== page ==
Rebekah Jewell Art of Chinese Cooking
In China, there is an old proverb: "The masses regard sufficient food as their heaven." That is, "food" plays a very important role in our everyday lives. With the passing of time, people in general have begun to study and research "food". Each individual country has developed its unique cuisine and specialties. Chinese cuisine is still considered one of the most popular foods in the world.

Age 5My father, who worked for the Chinese postal service in the early 1920s in Beijing, was very fond of good food. My mother, a typical good wife, served my dad the best dishes to satisfy him at just about every meal. Moving to Urumqi, XinJiang, and then to Nanning, Guangxi, my family was well traveled in China before I was born. My brother and sisters often told me how affluent we were before the Communists took over China. Since my mother was a terrific cook who entertained friends and guests frequently at home, I learned to appreciate good food at a very young age.

Growing up in Taiwan, I never was really interested in cooking. Being the youngest in the family, I was quite spoiled and seldom needed in the kitchen. In 1962, after finishing college in Taipei, I went to Okinawa to visit my brother, who was working for the U.S. Government. There I met my husband, Richard Jewell, a widower with three small children. It was a "sink or swim situation" for me facing a ready-made family. The maid taught me how to cook the very basic American-style food, such as beef stew, meat loaf, spaghetti, etc. Friends and relatives assumed that, since I was Chinese, I would naturally know how to cook the foods of my homeland. I was so panicked, I was afraid to cook at all.

So, I made up my mind that I wanted to be a good cook. Once I immigrated to the United States in 1964, I realized that, even though I wasn't yet an expert, I could do a good job in the kitchen. I discovered that, if I tried very hard, I would conquer my fears. I immersed myself in several cookbooks but considered Joy of Cooking my Bible! My mother started sending me a variety of Chinese cookbooks for me to study. Since I knew what a good dish should taste like, I simply followed the recipes and experimented for many years. In 1969, my family and I moved to England, where I had more opportunities to practice cooking for friends. It was very encouraging that family and friends praised me for my cooking. It dawned on me that I really had a great interest and talent in cooking. I loved it.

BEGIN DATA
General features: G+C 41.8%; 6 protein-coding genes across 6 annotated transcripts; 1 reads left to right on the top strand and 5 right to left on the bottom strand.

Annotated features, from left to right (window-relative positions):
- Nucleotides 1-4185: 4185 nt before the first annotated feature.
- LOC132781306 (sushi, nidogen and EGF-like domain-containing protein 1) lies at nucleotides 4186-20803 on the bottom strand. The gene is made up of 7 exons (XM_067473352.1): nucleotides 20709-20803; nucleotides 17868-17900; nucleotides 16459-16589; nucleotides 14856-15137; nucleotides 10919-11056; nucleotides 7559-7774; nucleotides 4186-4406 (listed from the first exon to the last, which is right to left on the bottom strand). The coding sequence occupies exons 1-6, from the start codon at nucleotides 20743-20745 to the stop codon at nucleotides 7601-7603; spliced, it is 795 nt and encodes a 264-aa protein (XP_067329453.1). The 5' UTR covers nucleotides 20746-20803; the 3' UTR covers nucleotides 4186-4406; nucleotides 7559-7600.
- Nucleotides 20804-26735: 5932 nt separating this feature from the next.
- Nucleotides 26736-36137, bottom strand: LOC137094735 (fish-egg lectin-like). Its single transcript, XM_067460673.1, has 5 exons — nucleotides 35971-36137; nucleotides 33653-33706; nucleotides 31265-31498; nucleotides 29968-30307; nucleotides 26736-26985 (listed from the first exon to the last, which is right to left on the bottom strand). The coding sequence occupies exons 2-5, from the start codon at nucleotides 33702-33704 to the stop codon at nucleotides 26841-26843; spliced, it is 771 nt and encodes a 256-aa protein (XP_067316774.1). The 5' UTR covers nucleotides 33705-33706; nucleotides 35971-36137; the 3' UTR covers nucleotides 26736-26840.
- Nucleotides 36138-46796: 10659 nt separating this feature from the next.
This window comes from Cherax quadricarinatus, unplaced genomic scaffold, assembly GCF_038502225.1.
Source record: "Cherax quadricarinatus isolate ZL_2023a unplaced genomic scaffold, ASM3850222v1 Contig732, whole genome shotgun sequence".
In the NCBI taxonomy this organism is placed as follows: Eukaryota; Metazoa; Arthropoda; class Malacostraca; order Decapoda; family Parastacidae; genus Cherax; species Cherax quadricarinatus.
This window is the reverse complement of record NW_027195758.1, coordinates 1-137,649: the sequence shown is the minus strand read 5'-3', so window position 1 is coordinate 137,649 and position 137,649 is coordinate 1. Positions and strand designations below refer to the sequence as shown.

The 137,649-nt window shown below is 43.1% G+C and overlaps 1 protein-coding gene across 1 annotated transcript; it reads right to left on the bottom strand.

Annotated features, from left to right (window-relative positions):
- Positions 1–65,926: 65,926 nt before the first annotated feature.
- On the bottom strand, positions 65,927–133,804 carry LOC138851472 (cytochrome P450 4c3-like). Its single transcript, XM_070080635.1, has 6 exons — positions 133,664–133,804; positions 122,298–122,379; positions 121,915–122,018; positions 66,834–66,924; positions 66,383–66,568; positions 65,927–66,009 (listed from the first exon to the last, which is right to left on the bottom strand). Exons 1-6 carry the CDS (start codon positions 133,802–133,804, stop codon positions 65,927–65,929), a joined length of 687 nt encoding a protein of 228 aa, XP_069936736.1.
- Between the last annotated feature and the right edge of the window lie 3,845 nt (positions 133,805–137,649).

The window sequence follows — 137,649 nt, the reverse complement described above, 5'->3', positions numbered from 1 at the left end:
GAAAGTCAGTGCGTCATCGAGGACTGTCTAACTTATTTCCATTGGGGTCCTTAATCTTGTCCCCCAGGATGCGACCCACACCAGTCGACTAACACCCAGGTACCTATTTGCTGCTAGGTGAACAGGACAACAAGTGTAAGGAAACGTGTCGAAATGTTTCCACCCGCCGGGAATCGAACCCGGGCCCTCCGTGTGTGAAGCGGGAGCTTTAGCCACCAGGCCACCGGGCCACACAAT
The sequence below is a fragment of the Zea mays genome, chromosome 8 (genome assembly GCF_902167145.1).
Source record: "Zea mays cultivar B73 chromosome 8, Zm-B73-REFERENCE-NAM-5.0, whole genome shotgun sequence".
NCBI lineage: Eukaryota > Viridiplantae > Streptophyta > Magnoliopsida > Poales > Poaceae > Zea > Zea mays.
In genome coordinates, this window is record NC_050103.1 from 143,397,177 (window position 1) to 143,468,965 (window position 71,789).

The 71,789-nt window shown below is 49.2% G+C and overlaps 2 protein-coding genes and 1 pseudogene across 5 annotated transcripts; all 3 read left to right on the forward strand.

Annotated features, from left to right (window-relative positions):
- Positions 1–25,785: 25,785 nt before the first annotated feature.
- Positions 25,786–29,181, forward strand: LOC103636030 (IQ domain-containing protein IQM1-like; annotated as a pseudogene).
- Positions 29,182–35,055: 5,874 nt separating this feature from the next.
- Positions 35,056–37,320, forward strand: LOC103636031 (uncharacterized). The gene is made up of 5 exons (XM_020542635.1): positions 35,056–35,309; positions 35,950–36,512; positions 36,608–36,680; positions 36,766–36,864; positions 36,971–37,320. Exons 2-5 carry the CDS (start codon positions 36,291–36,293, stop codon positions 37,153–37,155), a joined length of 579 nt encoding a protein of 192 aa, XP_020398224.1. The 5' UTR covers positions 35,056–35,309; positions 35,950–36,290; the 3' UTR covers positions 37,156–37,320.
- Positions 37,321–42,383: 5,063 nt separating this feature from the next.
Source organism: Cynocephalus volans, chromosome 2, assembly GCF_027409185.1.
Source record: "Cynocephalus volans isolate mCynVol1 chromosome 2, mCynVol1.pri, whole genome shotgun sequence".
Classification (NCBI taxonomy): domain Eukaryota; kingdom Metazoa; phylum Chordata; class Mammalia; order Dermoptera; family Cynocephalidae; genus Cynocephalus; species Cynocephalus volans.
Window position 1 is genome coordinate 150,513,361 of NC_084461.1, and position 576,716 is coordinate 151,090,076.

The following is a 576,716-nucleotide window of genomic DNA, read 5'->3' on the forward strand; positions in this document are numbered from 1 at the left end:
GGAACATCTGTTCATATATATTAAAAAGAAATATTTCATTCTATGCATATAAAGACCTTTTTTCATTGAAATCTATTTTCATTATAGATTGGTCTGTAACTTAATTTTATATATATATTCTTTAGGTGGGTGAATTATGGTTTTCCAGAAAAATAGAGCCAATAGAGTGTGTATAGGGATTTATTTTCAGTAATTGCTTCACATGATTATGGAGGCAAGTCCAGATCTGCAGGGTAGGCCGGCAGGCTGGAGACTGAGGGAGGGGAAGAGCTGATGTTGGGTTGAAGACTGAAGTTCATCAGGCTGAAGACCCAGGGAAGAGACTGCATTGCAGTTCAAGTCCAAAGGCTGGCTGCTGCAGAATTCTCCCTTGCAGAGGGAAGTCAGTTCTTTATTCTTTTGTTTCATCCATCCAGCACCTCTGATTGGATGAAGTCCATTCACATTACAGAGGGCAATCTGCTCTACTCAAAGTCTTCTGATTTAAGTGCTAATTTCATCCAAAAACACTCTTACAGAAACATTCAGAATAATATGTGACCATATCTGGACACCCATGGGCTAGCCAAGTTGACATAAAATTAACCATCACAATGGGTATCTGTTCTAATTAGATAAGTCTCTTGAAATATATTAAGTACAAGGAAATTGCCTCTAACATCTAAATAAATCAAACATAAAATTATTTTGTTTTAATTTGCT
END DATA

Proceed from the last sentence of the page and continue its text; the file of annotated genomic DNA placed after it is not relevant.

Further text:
In 1972, we moved back to Okinawa and lived there for two more years. I heard that a Mrs. Huang, who had taken cooking lessons from a very well known Chinese cooking instructor in Taiwan, was giving private Chinese cooking lessons. I organized a group of like-minded women, and we started studying with Mrs. Huang. My own kitchen became a classroom for almost two years. Having two years of private cooking lessons gave me the confidence that I was following all the right methods as far as cooking techniques were concerned.

When we moved back to Fairfax in 1974, I became quite an expert in Chinese cooking and entertained a lot of friends. Encouraged by them, I started teaching privately at home for several years. Then in the late 1970s I began teaching for the Fairfax County Adult Community Education program. I also taught Chinese cooking for the Northern Virginia Community College extension program for 2 years. Off and on, I have taught Chinese cooking for almost 30 years.

I am currently teaching 4 cooking schools in the Washington D.C. area: Arlington County Adult Education, Fairfax County Adult Education, Sur La Table Cooking School, and L'Academie de Cuisine.

I also give private demonstrations or hands-on classes taught in students' homes by appointment. Students select from a preset menu of dishes. 3 to 4 dishes prepared in a 3- to- 4-hour session. $75 per student charge includes tuition and food fee. Minimum 5 students. Northern Virginia only.

Rebekah Lin Jewell

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